Reverse Culture Shock?
pretzellogicJune 15, 2010, 09:20 AM
Fortunately (or unfortunately), I head back to the US pretty frequently. So I don't really get a chance to miss the US culturally. But I noticed that when we left the US to come to China, I was pretty much aware of the most of the pop music acts in the US. I returned to the US about 2 months ago, and then found out that there is this new person on the scene called Lady Gaga, and she's everywhere, on videos, the radio and so on. What's worse, I was talking with a few people in Beijing, and I found out that Beijing radio stations are playing Lady Gaga here as well. So its just that I'm out of the loop. :0)
When I was a kid, we lived out of the US for 2 years, and that was radically a different experience for me. But, assuming you can afford these things, with internet access, a laptop/netbook, television programming available worldwide, I'm finding that, to some extent, you're out of the loop as you choose to be.
When we lived in Lanzhou, we lived in a 6 floor walkup with only the solar water tank on the roof for hot water. So there was no hot water at during the winter, and getting the thermos full of hot water so that I could take a shower was a hassle. I did look forward to heading to the US (or at least Beijing), where I could go back to taking 24-hour hot water for granted, and squandering hot water resources.
" I'm finding that, to some extent, you're out of the loop as you choose to be."
Interesting point. I feel increasingly out of the loop with a lot of what's going on in England. Yes, we can get hold of local/national news over the internet, and can even listen to streamed radio, but it's just not the same. We have to search it all down from China; it's not an effortless intake of information as it is from home.
What compounds this as an issue for me is that a lot of subjects which really meant a lot to me before, such as national current affairs and politics, seem less relevant to me now - so I don't really care as much. I'm less and less inclined to hunt down the information. It's a viscious circle.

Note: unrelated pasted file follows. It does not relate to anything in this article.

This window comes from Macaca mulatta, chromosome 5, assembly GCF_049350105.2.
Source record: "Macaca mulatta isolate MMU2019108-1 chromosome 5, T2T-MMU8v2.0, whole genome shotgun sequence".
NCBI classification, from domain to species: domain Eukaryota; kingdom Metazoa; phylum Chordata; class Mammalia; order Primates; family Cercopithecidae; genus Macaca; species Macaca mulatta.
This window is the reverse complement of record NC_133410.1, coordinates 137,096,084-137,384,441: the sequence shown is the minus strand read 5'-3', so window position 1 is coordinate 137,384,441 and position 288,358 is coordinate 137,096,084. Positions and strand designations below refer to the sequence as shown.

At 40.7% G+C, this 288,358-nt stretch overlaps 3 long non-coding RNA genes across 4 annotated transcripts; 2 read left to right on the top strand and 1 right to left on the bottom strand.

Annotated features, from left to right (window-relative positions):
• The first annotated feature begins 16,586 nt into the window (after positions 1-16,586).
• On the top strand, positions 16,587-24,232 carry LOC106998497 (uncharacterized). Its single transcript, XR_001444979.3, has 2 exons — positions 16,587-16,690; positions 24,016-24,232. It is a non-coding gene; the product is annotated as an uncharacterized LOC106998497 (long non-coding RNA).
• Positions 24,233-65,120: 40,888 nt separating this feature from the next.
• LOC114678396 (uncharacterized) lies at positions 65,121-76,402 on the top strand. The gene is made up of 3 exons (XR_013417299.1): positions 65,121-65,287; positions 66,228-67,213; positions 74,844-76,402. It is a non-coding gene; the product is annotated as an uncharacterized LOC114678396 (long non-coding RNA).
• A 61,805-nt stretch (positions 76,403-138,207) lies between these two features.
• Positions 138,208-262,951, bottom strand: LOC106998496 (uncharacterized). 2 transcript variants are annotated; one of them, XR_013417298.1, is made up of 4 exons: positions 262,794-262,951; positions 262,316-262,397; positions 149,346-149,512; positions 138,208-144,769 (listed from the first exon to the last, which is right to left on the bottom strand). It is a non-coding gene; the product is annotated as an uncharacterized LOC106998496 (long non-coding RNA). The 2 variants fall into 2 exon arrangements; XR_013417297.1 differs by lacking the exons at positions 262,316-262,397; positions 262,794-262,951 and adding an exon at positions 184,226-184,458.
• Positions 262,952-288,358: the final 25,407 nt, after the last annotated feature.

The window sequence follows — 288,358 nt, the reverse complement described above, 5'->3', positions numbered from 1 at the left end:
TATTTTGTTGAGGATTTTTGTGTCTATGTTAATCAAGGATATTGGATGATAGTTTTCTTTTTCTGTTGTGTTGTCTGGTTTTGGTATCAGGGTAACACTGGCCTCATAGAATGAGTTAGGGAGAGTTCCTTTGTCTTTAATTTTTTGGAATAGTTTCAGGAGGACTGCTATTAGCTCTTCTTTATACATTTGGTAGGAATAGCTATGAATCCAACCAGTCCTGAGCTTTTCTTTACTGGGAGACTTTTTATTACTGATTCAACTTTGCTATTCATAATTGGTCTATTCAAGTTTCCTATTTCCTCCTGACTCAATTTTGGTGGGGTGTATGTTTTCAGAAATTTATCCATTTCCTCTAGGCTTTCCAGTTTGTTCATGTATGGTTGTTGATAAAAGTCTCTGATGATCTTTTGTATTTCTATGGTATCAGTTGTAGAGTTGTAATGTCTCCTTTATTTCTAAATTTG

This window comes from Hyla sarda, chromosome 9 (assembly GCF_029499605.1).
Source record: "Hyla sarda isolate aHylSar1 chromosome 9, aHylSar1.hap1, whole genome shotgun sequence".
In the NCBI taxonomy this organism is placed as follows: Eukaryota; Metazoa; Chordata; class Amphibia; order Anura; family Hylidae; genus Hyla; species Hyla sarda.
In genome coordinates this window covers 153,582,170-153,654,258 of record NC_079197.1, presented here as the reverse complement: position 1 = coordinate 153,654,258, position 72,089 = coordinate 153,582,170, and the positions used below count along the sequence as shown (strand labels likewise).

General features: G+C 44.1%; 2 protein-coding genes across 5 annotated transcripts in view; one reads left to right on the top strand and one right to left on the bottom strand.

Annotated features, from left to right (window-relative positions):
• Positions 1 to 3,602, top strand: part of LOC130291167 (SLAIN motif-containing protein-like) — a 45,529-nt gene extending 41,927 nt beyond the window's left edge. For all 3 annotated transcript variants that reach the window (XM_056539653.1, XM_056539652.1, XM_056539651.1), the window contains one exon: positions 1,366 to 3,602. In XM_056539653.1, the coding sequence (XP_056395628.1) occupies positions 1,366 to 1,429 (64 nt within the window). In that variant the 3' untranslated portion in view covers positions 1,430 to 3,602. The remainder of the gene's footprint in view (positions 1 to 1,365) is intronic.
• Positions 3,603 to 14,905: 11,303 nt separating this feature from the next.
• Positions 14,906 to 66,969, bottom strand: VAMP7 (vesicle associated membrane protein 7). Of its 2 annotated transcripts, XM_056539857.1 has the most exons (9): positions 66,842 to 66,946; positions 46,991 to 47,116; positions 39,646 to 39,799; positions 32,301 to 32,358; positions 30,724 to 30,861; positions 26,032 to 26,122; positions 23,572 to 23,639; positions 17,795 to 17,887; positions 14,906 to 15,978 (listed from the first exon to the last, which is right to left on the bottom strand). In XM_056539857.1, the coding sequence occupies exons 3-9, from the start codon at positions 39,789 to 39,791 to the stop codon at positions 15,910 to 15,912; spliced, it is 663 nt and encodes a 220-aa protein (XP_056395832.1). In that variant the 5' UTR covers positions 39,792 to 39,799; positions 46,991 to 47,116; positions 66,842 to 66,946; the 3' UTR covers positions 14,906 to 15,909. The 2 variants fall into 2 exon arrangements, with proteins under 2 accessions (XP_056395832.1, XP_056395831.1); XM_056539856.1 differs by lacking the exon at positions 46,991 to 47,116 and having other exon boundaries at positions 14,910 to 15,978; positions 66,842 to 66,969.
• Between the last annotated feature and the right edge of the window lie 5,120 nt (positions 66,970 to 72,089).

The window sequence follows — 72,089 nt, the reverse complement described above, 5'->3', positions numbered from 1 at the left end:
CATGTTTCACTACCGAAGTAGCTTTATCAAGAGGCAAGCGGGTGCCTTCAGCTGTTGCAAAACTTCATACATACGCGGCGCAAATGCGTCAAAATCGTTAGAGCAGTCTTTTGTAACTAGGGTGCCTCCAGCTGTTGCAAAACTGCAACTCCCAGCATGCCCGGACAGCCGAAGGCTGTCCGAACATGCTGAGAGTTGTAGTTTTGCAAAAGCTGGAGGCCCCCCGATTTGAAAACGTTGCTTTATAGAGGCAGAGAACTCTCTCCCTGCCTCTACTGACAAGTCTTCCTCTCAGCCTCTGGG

Aaah, I just miss reading (quality) Sunday papers from cover to cover :-(
xiaophilJune 16, 2010, 12:06 AM
I forgot to tip once after coming back from China. I felt quite bad when that happened, actually.
Someday when I return to the US to live, I will miss open farmers' markets. I will also miss carrying my wife on the back of my bike. Well, I might still carry her on the back of my bike if I can find a suitable rack thingy for her to sit on.
I'm going to miss the markets, too! I quite often don't go into a supermarket for two weeks because I can do all my shopping in the markets and little conveneince stores nearby my home. I wish it were easier to shop like that all the time at home. It's possible, but you need to make more of an effort in most towns in England.
waiguorenJune 16, 2010, 02:03 AM
Not really. I consider myself fairly adaptable with regard to living in different countries/conditions.
But now that I am back in Australia after spending the best part of 3 years in China, I find myself doing, and rather enjoying all the things I couldn't do in China; for example, I'm spending an inordinate amount of time fishing these days, driving my car (I used to walk everywhere in China) and watching AFL on TV!
I think the biggest 'shock' coming back to Australia is the cost of living; rent, petrol, transport, food. Thats when I yearn for free rent, 6 yuan 'gaifan'（盖饭） and a 2 yuan ticket on the subway!
jen_not_jennyJuly 02, 2010, 09:42 AM
On one trip to the States, I caught myself falling into a habit I intensely dislike here: staring at people. I was in a cafe in New York and two Chinese speaking girls walked in. I'm guessing they were ABC, as they spoke English with completely American accents, but they spoke to each other in Chinese. At one point, one of them said to the other, in Chinese, "Why is that woman staring at me? What's with her?" I was SO EMBARRASSED!!
Haha, that's brilliant. I have caught myself doing something similar: looking over at other people's food in a restuarant, to gauge whether their dishes are something I'd like to order. As you can imagine, that does not go down very well in England, but it seems quite normal to stare at EVERYTHING here, so I hardly think anything of it...
I think they were speaking Cantonese, if memory serves...so if their background was Hong Kong, I probably could've gotten away with your explanation. They would have been very understanding, in that case. ;)
When I order in restaurant, I often stare at the food other people ordered. But do not murmur this tastes bad.(Some times I will, I am sorry)
Because it 's more live a check if it looks good in color.